With 20 presentations from community organization members, new Mercer Island School District families received a warm welcome during an hour-long virtual event on Oct. 1.
Led by district Superintendent Donna Colosky, the event featured presenters from school PTAs, youth sports, child-care providers, scouts and other vital organizations.
Colosky said that the area’s residents, especially children, make Island life special.
“We look forward to a time when we can be participating in all of these wonderful things in person,” Colosky said of the activities discussed at the meeting.
Following are a few of the presentations from the gathering:
* Carrie Bowman, teen services librarian from the Mercer Island Library, said, “Like the schools, the libraries are working on a pivot to the online environment.”
The library currently offers curbside service and residents can place holds for books using the MyLibro app. People can also sign up online for library cards. On the schools front, students have King County Library System cards, which are available automatically through schools and allow students to use the library’s full array of online resources.
The KCLS Facebook page displayed an update on Oct. 7: “On October 6, updates to the WA Safe Start plan were announced, allowing libraries some indoor activity in Phase 2 at 25% capacity. KCLS is working on its plans and protocols to accommodate this recent change. The health and safety of our staff and visitors is our top priority as we develop our reopening plans.”
* One MI is an organizing network for equity, which will soon launch its website and possibly a zine by children to discuss some current issues.
“We’re just here to make sure that every child, every family in our community feels seen and embraced for who they are,” said One MI’s Robin Li.
One MI, with backing from the city council, called on Mercer Island residents to celebrate Juneteenth 2020 (June 19) by holding individual social-distanced front yard/park cookouts and picnics. They also sponsored a Say Their Names memorial at Mercerdale Park for families to discuss the protests that happened over the summer.
* Over at the Mary Wayte Pool, Alice Godfred said that lap swimming (one person per lane) and lessons are available by appointment and take place under strict COVID guidelines. No recreational swimming is allowed at this time.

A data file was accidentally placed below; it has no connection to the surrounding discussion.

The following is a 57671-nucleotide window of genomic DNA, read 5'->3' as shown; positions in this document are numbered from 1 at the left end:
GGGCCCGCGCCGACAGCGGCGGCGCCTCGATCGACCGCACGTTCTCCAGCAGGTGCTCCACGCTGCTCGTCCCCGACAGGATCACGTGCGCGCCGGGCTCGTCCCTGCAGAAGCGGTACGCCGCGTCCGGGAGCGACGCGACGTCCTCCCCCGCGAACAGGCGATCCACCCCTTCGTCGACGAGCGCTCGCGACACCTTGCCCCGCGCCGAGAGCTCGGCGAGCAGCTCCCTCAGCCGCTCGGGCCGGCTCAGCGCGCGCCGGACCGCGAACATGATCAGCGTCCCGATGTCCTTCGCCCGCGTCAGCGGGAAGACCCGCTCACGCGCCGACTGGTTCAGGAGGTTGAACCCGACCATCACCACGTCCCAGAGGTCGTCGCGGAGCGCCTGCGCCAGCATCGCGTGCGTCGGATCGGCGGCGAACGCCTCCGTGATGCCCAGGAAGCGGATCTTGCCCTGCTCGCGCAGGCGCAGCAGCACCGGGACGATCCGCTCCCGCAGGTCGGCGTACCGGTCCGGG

“Lots of the kids (are) loving to get back in because, as we all know, they’re kind of sitting around a lot now, so they’re happy to get out and do a little exercise,” she said of lessons, during which instructors wear face shields and maintain a six-foot distance.
There’s also a program for high school students who want to stay in shape while prep sports are on hold.
* The Stroum Jewish Community Center’s goal is to enrich residents’ lives, said Anna Fein, director of programming.
“You have truly chosen a wonderful place to raise your family. It’s just a warm and welcoming community,” she said of the Island.
Stroum has a state-of-the-art fitness center, which currently has limited spaces and is operating under strict COVID guidelines. Kids can also swim in the pool, run on the track, get involved in art enrichment and more.
* Youth Theatre Northwest’s executive education director Kate Swenson closed out the meeting with an energetic presentation about the organization’s upcoming events. Colosky said the school and production company — which raised its curtain in 1985 for kids ages 3-18 — is an essential component to students’ education.
More than 90 kids auditioned for its upcoming season of plays, which will be performed in mask and online. Two brand new plays are on tap, “Rescued” (set for November) and “Sidekick Island.”
Swenson said they had great success with their summer camps and they’re “looking forward to continuing to bring the drama to Mercer Island.”